I use this chip in a lot of things, it turns out, so I'm screwed.

    In some cases, I can substitute an AP1509, but it's a SOIC-8 instead of a SOT23-6 and does not include a synchronous rectifier, so it means adding a Schottky diode to the circuit. There just isn't room for all of that on OpenEVSE II.

    I'll post back when the 63205 becomes available again. But for now... I'm out.

  • Latest updates

    Nick Sayer08/08/2021 at 19:37 0 comments

    The primary supply is now 12 volts because when you use a 12 volt relay that winds up being where the load is greatest. Therefore, using a buck converter to make the 5 volts for the rest of the system makes more sense than trying to boost 5 volts to power the relay. That does mean that the voltmeter winds up being powered by the buck converter on the display/logic board, but that seems to be ok.

    The switching part for the 12 volt relay is now a self-contained protected MOSFET designed specifically to drive inductive loads like relays. It includes self-protection against coil collapse voltages and short circuits. It's also in a beefier package.

  • Combined HV board

    Nick Sayer03/19/2020 at 08:01 0 comments

    I don't know why it took me so long to figure this out, but there's no real reason to have more than one HV board layout. You can simply stuff the SSR based components for a contactor or the MOSFET parts for the DC relay and leave the unused side unfinished.

    I've also decided to go with a 10W AC-DC module, as the HV board is shared between this project and the Pi EVSE Hat, and in that version of the project it's also necessary to power a Raspberry Pi with the 5v power output. Powering a Raspberry Pi and a 12 VDC relay is probably asking too much of a 5W power supply.

    I've got this design into OSHPark and will report on whether it's a win or not when those boards get back.

  • Voltmeter success

    Nick Sayer12/23/2019 at 07:45 0 comments

    One thing I discovered trying to troubleshoot the new design for the voltmeter was that the secondary side was wired backwards. I lifted the two pins and swapped them with wires, but it still didn't work. It's possible that the period of time it was in circuit miswired was enough to blow the phototransistor. Not sure.

    I ordered two new boards from OSHPark for testing. One with the same circuit (but with the mistake fixed) and the other with the other type of circuit from the IXYS application note. I would much prefer the Photovoltaic variant rather than the Photoconductive because the former has much better linearity and accuracy at the cost of reduced bandwidth (but bandwidth here doesn't matter).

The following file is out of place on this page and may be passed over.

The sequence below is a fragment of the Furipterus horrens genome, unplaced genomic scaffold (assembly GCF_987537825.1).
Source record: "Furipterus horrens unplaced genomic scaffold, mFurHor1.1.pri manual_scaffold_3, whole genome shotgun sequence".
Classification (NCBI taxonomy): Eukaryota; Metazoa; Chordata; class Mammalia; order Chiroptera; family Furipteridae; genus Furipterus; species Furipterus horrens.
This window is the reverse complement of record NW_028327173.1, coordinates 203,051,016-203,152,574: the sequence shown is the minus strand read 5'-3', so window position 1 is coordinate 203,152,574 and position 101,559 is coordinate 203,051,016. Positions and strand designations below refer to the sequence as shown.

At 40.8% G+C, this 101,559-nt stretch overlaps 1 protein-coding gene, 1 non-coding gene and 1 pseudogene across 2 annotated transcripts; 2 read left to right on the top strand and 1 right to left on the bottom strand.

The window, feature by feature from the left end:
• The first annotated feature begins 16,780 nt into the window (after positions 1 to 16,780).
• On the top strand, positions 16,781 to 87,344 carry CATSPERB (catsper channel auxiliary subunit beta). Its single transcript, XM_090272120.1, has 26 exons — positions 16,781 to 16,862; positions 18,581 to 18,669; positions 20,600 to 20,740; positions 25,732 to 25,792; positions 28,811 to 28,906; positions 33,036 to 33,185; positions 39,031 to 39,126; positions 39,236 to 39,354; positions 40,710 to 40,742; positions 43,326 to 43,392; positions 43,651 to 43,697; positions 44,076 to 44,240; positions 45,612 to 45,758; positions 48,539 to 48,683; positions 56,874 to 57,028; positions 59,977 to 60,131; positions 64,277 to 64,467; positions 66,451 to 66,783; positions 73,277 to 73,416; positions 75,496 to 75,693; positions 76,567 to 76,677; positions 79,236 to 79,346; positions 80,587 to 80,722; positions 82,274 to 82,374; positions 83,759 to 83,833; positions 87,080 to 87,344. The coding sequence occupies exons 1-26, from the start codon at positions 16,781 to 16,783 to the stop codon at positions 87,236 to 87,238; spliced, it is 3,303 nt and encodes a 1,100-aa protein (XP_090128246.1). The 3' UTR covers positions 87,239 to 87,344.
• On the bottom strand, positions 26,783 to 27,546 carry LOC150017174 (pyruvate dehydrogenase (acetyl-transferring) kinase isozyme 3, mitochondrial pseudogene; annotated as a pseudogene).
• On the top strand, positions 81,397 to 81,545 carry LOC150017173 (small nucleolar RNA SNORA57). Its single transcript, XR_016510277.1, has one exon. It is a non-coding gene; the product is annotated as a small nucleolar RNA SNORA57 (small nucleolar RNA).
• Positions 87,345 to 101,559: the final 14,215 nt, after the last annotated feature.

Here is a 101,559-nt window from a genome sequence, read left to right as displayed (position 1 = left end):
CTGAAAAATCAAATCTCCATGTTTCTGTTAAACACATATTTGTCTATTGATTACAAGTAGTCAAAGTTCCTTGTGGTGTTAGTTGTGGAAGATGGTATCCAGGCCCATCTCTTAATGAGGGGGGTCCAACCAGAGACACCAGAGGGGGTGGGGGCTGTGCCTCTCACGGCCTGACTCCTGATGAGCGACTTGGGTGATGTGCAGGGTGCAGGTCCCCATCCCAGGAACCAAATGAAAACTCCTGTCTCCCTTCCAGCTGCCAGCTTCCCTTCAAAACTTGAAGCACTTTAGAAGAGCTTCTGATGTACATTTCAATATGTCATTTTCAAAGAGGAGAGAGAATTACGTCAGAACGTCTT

Turns out both work, so I'm going with the photovoltaic variant. When powered with 120VAC, the output on the scope looks like this:

    That's a little noisy, but the peaks look consistent enough that merely getting a peak reading and scaling the result to infer the RMS voltage should work just fine.

    The design starts with an isolated 5V DC-DC converter. This is powered on the primary side by the 5v supply that powers the whole system. The secondary side has the negative pole tied to the neutral AC input (for L2 systems, this won't actually be neutral, but that doesn't matter. For our purposes here, it'll be regarded as the circuit ground). The hot AC input goes through an S1M diode to isolate just the positive going half-cycle. That then feeds into a voltage divider made with a 510kΩ flame-proof resistor and a 6.8kΩ one. The values chosen insure that the current through the divider results in less than 1/8W, and a nominal output of about 4.5V for a peak DC input voltage of 340V (which is the peak for 240 VAC RMS).

    The output of the voltage divider feeds the input to the isolator circuit. The input and output impedance resistors are set to 75kΩ, as the arithmetic says this should result in a peak LED current of around 15 mA or so. The transfer current through the primary side phototransistor provides feedback to the input amp which sets the LED current. The secondary side phototransistor sends the same current to the output buffer. Because the whole idea is that the two phototransistors are very closely matched, the output should very closely mirror the input regardless of any non-linearities in either the LED or the phototransistors (this includes any temperature related effects).

  • Voltmeter revamp

    Nick Sayer09/03/2019 at 17:51 0 comments

    The voltmeter is the remaining sore spot in this project. It's not very accurate, and it's got a relatively large temperature coefficient. It's bad enough that it effectively makes the watt-hour logging useless.

    The non-linearity and temperature sensitivity is the fault of the optocoupler. The fix is to use a precision linear optocoupler. These have two photodiodes in the optical path, one is located on the input side, the other on the output side. The one on the input side is referred to as the "servo" photodiode and is placed in the feedback loop for the op amp that's used to pass the AC voltage across. For that, we use the existing 150 kΩ flameproof resistor along with an HV diode and a more ordinary 2.4 kΩ resistor to make a voltage divider. That should reduce 340 volts to 5 volts, giving us only one half-cycle ramping from 0 to 5 volts. That, in turn is designed to give us an LED forward current of 0-25 mA, which will be influenced by the servo current feedback. The transfer ratio (post correction) is about 0.01, so 25 mA turns into 250 µA. Across a 20 kΩ resistor, that's a 5 volt drop, so that should give us full scale on the ADC.